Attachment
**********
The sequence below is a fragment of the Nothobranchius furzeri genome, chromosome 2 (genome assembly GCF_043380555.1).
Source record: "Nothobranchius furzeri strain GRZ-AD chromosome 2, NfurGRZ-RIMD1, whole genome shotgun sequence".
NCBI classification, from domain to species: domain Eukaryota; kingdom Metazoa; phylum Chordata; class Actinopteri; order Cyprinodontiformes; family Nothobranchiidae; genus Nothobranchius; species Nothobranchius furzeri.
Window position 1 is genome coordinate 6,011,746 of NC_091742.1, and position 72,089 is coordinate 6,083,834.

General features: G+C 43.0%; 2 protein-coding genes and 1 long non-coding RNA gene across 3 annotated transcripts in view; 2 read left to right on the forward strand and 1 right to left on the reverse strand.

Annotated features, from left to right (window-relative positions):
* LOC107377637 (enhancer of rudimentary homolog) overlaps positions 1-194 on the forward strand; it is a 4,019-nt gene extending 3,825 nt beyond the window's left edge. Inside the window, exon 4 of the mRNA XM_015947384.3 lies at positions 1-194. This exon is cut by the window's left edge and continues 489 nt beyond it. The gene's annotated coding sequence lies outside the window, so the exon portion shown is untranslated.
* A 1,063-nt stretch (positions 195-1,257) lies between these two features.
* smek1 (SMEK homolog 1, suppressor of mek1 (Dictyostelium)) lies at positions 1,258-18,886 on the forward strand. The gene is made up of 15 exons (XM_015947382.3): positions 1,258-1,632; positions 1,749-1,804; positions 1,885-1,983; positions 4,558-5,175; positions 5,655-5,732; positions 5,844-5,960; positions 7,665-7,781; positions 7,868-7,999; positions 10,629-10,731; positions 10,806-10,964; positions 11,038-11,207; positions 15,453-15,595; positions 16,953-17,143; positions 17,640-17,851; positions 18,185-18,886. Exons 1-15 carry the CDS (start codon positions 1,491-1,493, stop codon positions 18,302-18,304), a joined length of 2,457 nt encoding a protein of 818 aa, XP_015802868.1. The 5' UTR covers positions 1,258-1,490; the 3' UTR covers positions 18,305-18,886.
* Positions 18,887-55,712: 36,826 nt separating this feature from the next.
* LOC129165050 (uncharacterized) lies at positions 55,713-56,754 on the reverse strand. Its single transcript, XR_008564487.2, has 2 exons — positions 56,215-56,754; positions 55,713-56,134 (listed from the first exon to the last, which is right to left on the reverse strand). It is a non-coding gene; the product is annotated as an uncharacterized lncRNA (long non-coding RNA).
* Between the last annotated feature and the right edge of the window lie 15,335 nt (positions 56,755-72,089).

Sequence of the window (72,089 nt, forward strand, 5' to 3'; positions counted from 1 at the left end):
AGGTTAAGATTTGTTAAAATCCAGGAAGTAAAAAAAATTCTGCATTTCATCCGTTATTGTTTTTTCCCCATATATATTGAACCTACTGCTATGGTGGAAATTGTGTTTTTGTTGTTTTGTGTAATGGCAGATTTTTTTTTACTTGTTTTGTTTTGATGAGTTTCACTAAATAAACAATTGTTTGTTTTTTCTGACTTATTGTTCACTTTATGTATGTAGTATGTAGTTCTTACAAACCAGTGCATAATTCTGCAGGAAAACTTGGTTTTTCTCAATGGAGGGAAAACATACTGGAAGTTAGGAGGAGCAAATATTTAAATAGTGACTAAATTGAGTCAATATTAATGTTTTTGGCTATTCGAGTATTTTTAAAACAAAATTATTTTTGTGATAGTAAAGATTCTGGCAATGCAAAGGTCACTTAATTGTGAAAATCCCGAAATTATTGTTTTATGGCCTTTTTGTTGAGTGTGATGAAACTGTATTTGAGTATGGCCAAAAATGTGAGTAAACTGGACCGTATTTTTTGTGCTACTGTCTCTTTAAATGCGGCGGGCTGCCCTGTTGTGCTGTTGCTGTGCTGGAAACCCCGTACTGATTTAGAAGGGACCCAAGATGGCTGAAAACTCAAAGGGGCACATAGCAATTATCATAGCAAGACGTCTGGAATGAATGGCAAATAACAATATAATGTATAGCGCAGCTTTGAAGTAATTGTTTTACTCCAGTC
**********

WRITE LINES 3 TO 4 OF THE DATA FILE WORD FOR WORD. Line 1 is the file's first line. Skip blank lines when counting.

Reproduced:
NCBI classification, from domain to species: domain Eukaryota; kingdom Metazoa; phylum Chordata; class Actinopteri; order Cyprinodontiformes; family Nothobranchiidae; genus Nothobranchius; species Nothobranchius furzeri.
Window position 1 is genome coordinate 6,011,746 of NC_091742.1, and position 72,089 is coordinate 6,083,834.